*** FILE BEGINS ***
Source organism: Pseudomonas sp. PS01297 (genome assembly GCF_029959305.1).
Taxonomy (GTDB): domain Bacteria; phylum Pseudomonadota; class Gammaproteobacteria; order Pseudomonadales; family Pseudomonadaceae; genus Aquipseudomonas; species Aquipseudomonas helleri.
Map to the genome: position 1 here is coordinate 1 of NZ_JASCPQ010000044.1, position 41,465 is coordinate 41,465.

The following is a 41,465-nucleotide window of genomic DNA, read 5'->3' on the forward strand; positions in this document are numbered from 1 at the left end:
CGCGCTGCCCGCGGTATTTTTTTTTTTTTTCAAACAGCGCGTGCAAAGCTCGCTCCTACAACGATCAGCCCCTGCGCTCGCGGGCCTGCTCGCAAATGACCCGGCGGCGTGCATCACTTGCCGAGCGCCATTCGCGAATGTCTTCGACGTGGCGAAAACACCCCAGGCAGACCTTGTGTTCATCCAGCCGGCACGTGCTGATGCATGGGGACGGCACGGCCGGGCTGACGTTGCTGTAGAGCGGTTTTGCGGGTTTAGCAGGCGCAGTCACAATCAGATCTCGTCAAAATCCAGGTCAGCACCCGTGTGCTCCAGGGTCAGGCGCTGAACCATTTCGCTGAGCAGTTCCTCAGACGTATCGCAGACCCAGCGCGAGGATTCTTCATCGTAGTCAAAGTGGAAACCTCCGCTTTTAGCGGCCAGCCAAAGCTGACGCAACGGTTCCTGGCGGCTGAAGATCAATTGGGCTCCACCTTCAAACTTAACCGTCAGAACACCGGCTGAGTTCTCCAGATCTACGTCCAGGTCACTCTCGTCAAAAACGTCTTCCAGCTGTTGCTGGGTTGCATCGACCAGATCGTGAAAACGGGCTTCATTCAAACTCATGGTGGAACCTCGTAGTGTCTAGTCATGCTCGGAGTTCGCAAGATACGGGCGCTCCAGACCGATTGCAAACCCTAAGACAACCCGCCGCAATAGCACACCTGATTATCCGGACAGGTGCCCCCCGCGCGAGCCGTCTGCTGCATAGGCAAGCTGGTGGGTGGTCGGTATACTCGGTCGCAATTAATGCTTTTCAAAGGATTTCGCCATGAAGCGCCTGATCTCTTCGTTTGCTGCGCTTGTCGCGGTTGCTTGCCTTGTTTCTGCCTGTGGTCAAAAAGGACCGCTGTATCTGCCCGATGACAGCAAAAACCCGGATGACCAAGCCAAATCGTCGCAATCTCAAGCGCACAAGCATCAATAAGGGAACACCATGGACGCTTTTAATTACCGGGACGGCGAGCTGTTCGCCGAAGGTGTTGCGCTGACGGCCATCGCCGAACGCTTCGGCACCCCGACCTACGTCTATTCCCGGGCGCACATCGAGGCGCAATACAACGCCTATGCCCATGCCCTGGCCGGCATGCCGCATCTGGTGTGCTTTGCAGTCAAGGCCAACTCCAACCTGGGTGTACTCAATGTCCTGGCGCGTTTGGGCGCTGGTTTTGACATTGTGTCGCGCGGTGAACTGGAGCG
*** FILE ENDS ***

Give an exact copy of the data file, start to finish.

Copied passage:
Source organism: Pseudomonas sp. PS01297 (genome assembly GCF_029959305.1).
Taxonomy (GTDB): domain Bacteria; phylum Pseudomonadota; class Gammaproteobacteria; order Pseudomonadales; family Pseudomonadaceae; genus Aquipseudomonas; species Aquipseudomonas helleri.
Map to the genome: position 1 here is coordinate 1 of NZ_JASCPQ010000044.1, position 41,465 is coordinate 41,465.

The following is a 41,465-nucleotide window of genomic DNA, read 5'->3' on the forward strand; positions in this document are numbered from 1 at the left end:
CGCGCTGCCCGCGGTATTTTTTTTTTTTTTCAAACAGCGCGTGCAAAGCTCGCTCCTACAACGATCAGCCCCTGCGCTCGCGGGCCTGCTCGCAAATGACCCGGCGGCGTGCATCACTTGCCGAGCGCCATTCGCGAATGTCTTCGACGTGGCGAAAACACCCCAGGCAGACCTTGTGTTCATCCAGCCGGCACGTGCTGATGCATGGGGACGGCACGGCCGGGCTGACGTTGCTGTAGAGCGGTTTTGCGGGTTTAGCAGGCGCAGTCACAATCAGATCTCGTCAAAATCCAGGTCAGCACCCGTGTGCTCCAGGGTCAGGCGCTGAACCATTTCGCTGAGCAGTTCCTCAGACGTATCGCAGACCCAGCGCGAGGATTCTTCATCGTAGTCAAAGTGGAAACCTCCGCTTTTAGCGGCCAGCCAAAGCTGACGCAACGGTTCCTGGCGGCTGAAGATCAATTGGGCTCCACCTTCAAACTTAACCGTCAGAACACCGGCTGAGTTCTCCAGATCTACGTCCAGGTCACTCTCGTCAAAAACGTCTTCCAGCTGTTGCTGGGTTGCATCGACCAGATCGTGAAAACGGGCTTCATTCAAACTCATGGTGGAACCTCGTAGTGTCTAGTCATGCTCGGAGTTCGCAAGATACGGGCGCTCCAGACCGATTGCAAACCCTAAGACAACCCGCCGCAATAGCACACCTGATTATCCGGACAGGTGCCCCCCGCGCGAGCCGTCTGCTGCATAGGCAAGCTGGTGGGTGGTCGGTATACTCGGTCGCAATTAATGCTTTTCAAAGGATTTCGCCATGAAGCGCCTGATCTCTTCGTTTGCTGCGCTTGTCGCGGTTGCTTGCCTTGTTTCTGCCTGTGGTCAAAAAGGACCGCTGTATCTGCCCGATGACAGCAAAAACCCGGATGACCAAGCCAAATCGTCGCAATCTCAAGCGCACAAGCATCAATAAGGGAACACCATGGACGCTTTTAATTACCGGGACGGCGAGCTGTTCGCCGAAGGTGTTGCGCTGACGGCCATCGCCGAACGCTTCGGCACCCCGACCTACGTCTATTCCCGGGCGCACATCGAGGCGCAATACAACGCCTATGCCCATGCCCTGGCCGGCATGCCGCATCTGGTGTGCTTTGCAGTCAAGGCCAACTCCAACCTGGGTGTACTCAATGTCCTGGCGCGTTTGGGCGCTGGTTTTGACATTGTGTCGCGCGGTGAACTGGAGCG